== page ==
Greetings! I wanted to let you know how things are going here and, hopefully, answer some of the questions that many of you have been asking. Overall, the mood is cautiously optimistic. We all know how much work remains to be done, but we’re ready for the challenges to come. Incidentally, I was assigned to a hospital in the same neighborhood as Columbia University, where I graduated from college. The entire area is filled with fond memories of those formative years. I feel grateful to have the opportunity to come back and serve in a place that had a major influence on my family and me.
The hospital I am working in was built in 1952 and serves an aging and relatively low-income community. These residents tend to have multiple comorbidities and are particularly susceptible to complications associated with COVID-19. By the time I arrived, the majority of the hospital population had tested positive for the virus. Despite hearing news reports and other accounts, the numbers and severity of the patients took me by surprise.
Since I’ve been deployed to New York, I’ve been working the night shift. I spend most of my time either admitting new patients, rounding on existing intensive care unit (ICU) patients, or taking care of emergencies on the floor and in the ICUs. The residents and nurses I’m working with are outstanding. We are on our feet most of the 12-hour shift, even with their help. There are two attendings per shift, one of the hospital’s house attendings and me. I am extremely appreciative of the fact that they have welcomed me here and made me feel at home.
Most of the patients admitted to the hospital are COVID-19-positive. All the surgical services have essentially shut down, and the surgical and cardiac ICU’s are filled with Covid-19-positive, mostly ventilated patients. Treating COVID-19 patients is different than other types of care. We are forced to minimize direct interaction with the patient. We make all necessary interventions at one time if possible, e.g., ventilator changes, lab draws, positioning, etc. If a patient is on infusions, the pumps are left outside the room, and we run extension tubing underneath the door to the patient.
Many of these patients are sedated, which consists of any combination of propofol, dexmedetomidine, midazolam and hydromorphone. Fentanyl is in short supply and rarely used. I am part of the intubation team, which consists of an anesthesiologist and an anesthesia resident.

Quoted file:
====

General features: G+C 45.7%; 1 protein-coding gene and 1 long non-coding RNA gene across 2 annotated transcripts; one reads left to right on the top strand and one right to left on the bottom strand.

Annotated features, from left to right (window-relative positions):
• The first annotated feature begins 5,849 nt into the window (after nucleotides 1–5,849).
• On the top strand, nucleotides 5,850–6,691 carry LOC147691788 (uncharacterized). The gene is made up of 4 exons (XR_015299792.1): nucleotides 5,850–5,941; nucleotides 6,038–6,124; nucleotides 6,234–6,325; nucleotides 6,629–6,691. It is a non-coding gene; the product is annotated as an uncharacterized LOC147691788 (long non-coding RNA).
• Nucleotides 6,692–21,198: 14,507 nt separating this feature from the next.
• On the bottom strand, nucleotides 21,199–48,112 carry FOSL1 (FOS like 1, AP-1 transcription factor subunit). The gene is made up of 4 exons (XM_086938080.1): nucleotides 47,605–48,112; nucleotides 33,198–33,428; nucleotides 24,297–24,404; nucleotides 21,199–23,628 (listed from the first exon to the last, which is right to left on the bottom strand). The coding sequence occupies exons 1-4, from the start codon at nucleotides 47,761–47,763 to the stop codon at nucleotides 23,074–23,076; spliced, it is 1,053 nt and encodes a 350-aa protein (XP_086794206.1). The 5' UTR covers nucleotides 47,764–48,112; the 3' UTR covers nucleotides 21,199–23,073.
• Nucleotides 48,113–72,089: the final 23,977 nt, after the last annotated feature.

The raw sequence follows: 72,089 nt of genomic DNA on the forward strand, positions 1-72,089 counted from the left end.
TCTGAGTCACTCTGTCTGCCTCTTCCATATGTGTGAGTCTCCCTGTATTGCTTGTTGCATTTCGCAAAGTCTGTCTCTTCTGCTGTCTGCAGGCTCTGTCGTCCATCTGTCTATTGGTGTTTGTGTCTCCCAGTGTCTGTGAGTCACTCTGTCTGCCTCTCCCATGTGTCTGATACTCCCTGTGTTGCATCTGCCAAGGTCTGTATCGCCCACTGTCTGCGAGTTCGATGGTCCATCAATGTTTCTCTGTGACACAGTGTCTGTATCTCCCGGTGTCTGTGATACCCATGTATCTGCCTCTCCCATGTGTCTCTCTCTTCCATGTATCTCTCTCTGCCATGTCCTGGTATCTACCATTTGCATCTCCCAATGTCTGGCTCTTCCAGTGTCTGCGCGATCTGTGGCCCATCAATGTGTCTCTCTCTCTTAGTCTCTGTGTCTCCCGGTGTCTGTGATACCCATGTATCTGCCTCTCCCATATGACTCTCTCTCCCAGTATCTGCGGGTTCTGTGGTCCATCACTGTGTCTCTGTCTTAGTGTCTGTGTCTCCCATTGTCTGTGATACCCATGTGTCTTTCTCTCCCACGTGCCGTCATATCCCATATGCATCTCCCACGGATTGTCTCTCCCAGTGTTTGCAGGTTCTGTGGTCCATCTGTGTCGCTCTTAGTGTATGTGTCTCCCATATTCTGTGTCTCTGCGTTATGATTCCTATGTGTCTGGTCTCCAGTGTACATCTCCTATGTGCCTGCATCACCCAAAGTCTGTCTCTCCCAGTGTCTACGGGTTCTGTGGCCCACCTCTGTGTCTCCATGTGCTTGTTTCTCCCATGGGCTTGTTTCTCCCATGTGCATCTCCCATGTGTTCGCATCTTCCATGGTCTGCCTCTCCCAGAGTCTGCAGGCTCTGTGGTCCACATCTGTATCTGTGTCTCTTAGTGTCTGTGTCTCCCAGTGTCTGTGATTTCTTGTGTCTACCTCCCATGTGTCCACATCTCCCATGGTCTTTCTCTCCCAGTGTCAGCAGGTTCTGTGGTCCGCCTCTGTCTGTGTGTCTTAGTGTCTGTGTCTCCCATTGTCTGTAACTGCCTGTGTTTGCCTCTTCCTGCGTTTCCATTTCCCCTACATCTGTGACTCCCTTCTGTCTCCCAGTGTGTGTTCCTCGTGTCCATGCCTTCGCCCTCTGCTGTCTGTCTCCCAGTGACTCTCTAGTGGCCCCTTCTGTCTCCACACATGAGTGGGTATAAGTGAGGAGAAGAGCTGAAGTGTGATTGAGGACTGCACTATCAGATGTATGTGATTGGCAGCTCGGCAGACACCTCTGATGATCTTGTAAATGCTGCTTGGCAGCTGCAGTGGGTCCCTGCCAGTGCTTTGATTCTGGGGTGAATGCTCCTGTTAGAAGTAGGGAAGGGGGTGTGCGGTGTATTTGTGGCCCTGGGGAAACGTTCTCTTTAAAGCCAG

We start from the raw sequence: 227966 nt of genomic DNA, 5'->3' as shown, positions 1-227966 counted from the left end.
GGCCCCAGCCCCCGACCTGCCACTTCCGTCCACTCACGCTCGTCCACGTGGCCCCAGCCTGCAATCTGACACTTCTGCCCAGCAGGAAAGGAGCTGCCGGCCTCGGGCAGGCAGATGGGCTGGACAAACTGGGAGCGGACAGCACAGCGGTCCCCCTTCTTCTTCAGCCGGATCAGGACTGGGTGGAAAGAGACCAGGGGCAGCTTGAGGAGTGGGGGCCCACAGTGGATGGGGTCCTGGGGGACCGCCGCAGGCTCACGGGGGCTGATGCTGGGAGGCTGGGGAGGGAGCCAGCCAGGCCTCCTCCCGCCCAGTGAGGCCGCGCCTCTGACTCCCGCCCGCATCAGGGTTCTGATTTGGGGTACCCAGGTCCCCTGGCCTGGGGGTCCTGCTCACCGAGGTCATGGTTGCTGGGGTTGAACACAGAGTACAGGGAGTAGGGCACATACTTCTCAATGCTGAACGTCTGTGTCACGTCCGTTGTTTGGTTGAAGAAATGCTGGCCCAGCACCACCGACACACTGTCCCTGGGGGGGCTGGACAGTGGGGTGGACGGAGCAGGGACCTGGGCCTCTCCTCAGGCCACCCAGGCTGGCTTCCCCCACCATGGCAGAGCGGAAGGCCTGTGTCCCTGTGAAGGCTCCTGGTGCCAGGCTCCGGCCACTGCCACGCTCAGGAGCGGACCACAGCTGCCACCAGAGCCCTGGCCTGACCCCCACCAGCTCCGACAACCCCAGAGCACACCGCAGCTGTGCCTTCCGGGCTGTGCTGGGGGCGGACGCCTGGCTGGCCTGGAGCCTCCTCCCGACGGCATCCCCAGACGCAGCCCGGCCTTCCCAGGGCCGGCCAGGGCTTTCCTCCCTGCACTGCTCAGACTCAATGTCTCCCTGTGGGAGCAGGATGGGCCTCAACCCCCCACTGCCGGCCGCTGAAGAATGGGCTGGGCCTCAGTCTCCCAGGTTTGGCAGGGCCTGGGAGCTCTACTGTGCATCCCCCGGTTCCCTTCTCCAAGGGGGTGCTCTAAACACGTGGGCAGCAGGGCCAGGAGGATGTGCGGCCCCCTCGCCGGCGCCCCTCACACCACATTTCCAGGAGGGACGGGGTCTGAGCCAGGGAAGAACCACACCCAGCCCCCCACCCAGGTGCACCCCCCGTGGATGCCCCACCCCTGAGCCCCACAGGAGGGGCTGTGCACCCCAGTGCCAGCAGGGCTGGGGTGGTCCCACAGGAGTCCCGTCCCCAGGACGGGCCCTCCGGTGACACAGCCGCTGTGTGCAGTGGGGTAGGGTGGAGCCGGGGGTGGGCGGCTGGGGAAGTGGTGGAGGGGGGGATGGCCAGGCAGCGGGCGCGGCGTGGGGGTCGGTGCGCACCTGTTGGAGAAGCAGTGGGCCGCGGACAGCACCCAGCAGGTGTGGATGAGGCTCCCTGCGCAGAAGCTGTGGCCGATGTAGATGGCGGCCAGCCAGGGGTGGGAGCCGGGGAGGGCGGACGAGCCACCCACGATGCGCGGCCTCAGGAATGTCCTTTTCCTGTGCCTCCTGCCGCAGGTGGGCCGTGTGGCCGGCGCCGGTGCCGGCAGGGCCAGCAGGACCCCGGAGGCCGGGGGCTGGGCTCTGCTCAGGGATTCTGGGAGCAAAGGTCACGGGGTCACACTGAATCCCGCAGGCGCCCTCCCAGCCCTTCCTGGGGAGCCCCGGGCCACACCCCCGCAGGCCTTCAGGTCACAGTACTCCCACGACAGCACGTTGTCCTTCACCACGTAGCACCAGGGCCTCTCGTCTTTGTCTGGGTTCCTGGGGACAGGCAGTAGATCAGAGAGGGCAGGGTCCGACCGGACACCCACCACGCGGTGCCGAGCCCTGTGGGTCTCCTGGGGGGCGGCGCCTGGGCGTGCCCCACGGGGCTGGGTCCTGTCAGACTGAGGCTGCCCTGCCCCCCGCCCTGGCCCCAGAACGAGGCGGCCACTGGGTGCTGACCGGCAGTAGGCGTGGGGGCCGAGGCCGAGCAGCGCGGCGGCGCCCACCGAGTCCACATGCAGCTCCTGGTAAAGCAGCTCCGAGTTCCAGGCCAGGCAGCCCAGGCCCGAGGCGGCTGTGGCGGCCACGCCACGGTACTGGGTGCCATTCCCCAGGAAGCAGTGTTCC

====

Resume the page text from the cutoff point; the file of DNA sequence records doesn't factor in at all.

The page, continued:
Each time a patient is intubated, we try to minimize the number of people who enter the ICU. The facility doesn’t have as many respiratory therapists, so the certified registered nurse anesthetists who have come are invaluable.
We operate under the assumption that everything in the hospital is contaminated, so we wear N95 masks and face shields all day long, which tears up your face after 12 hours. And, contrary to what is often reported on the news, we have an adequate supply of PPE and ventilators.
When I’m not working, I’m either sleeping, eating or just resting in my room getting ready for the next shift. I wear a mask anytime I leave the room. Most people outside are wearing some kind of mask. The streets of New York are eerily quiet. I have pictures of Broadway at Times Square at rush hour that are completely empty, which is unheard of. I took them while standing in the middle of the street, where normally, I would have been run over. Businesses, in general, are all closed, with the exception of some pharmacies, and some restaurants that have take-out-only services
Sometimes, the little things make a difference. There are drivers assigned to take us to and from the hospital, so we don’t have to take public transportation. Breakfast and dinner at the hotel are free. The meals are placed in a take-out bag that we can eat in our room. Wifi and laundry services are also provided. I recently sent five days’ worth of laundry to be cleaned, which I have never done at a hotel before!
I hope I have given all of you some idea of how things are going. The people of New York have a history of coming together in times of crisis, and this time is no different. I’m humbled and honored to have the chance to return to a place I called home for many years and contribute a small measure of support to people who have worked so hard to overcome a tremendous hardship.
I am grateful for the support I have received from so many of you who have helped make my being here possible.
Be safe, and I look forward to sharing more experiences with you in the weeks ahead.
Editor's Note: This is the first article in a three-part series. Click here to read Part 2. Click here to read Part 3.